Building on existing literature about how one country can persuade others to do what it wants without the use of force, my recently published research illuminates how autocracies employ cross-border mobility as a “soft power” strategy. Initially confined to the developing world during the Cold War, authoritarian regimes’ use of migration has, over the past 30 years, burgeoned into a truly global phenomenon.
Is Turkey’s soft-power strategy an exception?
Under President Recep Tayyip Erdogan, Turkey has been dispatching religious scholars via the powerful Directorate of Religious Affairs, or Diyanet, to about 2,000 mosques abroad each year in an effort to project a “Turkish Islam abroad.” Across Europe, the Friday sermons are word-for-word facsimiles of those written by the Ankara higher-ups and delivered across Turkey.
While this particular brand of soft power seems new, the West has a long history of welcoming citizens from nondemocratic regimes. Throughout the Cold War, U.S. policy encouraged the defection of Soviet dissenters by providing them with asylum status. Liberal democracies across Europe, North America and Australia have strategically hosted those fleeing hostile political situations at home — from Cuba in the aftermath of the 26th of July Movement and from Iran after the Islamic revolution.
Many autocratic regimes adopt an “out-of-sight, out-of-mind” approach and let these diaspora communities be. Others carefully monitor their activities via consulates and embassies, as Morocco has done in past decades. A small number seek to persecute such communities abroad. Violence against Libyan dissenters abroad by the regime of Moammar Gaddafi was not uncommon. Moussa Koussa, widely known as Gaddafi’s “envoy of death,” was suspected of being responsible for assassinating opponents across Europe (though Koussa and his family have denied these allegations). Under the dictatorship of Zine el-Abidine Ben Ali, Tunisia stripped political dissenters — particularly members of the Islamist Ennahda movement — of their citizenship if they managed to flee abroad.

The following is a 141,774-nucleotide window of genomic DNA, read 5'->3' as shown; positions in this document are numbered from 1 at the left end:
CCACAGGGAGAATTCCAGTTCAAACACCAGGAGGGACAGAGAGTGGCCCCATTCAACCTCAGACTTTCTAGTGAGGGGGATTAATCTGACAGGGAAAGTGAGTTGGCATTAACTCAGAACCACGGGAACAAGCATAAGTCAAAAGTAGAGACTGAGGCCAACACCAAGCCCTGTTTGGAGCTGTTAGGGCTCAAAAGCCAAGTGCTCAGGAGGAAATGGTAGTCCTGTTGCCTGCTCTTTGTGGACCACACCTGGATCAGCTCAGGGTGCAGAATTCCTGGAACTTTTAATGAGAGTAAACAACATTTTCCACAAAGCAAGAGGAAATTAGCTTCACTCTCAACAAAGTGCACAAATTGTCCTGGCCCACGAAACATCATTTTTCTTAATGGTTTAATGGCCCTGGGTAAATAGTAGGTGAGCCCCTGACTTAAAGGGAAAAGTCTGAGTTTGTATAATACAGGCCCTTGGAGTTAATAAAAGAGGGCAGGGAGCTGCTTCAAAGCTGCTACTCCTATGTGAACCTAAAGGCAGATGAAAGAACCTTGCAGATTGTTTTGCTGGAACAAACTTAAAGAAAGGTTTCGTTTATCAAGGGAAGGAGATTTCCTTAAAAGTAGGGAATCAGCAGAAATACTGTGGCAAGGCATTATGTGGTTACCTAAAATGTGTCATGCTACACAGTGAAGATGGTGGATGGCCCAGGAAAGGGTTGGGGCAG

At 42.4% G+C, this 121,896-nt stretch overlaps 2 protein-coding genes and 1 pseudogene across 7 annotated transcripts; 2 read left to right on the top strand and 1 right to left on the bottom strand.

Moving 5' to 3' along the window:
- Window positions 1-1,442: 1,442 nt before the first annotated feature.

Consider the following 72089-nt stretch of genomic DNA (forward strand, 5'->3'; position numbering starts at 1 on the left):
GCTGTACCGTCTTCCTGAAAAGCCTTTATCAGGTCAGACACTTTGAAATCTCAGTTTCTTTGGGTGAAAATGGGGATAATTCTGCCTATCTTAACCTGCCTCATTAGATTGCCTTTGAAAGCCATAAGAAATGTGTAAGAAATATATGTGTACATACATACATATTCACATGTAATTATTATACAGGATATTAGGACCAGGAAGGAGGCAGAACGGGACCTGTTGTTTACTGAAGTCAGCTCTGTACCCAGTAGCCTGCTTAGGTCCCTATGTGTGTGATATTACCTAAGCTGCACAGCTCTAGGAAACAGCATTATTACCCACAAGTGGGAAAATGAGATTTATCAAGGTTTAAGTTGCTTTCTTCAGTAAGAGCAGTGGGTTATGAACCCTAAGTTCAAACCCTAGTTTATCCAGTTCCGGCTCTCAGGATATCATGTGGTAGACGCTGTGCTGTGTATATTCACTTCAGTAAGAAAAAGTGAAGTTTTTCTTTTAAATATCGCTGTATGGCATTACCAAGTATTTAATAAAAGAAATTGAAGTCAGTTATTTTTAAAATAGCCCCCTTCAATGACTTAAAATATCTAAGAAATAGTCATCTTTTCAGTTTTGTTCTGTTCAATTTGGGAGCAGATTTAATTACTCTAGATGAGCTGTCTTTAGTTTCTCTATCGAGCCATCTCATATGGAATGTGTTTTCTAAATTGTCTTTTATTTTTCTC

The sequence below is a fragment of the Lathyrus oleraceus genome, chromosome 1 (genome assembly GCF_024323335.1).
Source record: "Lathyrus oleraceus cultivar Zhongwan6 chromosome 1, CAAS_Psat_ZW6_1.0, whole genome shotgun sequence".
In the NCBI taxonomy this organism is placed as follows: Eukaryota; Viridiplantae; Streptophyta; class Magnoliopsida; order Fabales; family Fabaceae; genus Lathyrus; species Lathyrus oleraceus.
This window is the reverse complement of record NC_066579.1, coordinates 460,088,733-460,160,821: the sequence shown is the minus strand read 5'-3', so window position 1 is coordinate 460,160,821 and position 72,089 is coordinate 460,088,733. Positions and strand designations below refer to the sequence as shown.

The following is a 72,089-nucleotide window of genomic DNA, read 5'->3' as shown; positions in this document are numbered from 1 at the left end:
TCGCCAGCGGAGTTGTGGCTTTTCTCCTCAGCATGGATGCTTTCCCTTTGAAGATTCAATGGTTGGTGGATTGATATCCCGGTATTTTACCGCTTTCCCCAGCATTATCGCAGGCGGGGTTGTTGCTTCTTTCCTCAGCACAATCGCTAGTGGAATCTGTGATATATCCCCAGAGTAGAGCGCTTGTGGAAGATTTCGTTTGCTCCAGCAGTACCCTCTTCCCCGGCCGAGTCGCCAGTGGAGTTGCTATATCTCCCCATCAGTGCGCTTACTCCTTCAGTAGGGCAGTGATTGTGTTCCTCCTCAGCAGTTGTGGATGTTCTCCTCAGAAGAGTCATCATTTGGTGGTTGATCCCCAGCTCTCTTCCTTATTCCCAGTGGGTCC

Winning hearts and minds through migration
As my new research details, authoritarian regimes’ international agendas do not merely seek to punish opposition; they also target host states’ societies. Once in power in the early 1950s, Egyptian President Gamal Abdel Nasser developed a number of strategies intended to “export” the Egyptian revolution across the Arab world and Africa. Newly uncovered archival material shows how this policy relied on the emigration of high-skilled professionals, notably teachers.
For almost two decades, thousands of Egyptian educators were selected, trained and dispatched across the Middle East, where they aimed to spread ideas of anti-colonialism, anti-Zionism and Arab unity. From North Africa to the Levant and the Persian Gulf, Egyptians introduced these principles — ideas that continue to reverberate today — to a new generation of Arabs. This form of migration also sought to influence foreign policy across Africa. Egypt and Israel sent professionals to newly independent states, ostensibly to gain their support on the conflict’s debate within the United Nations.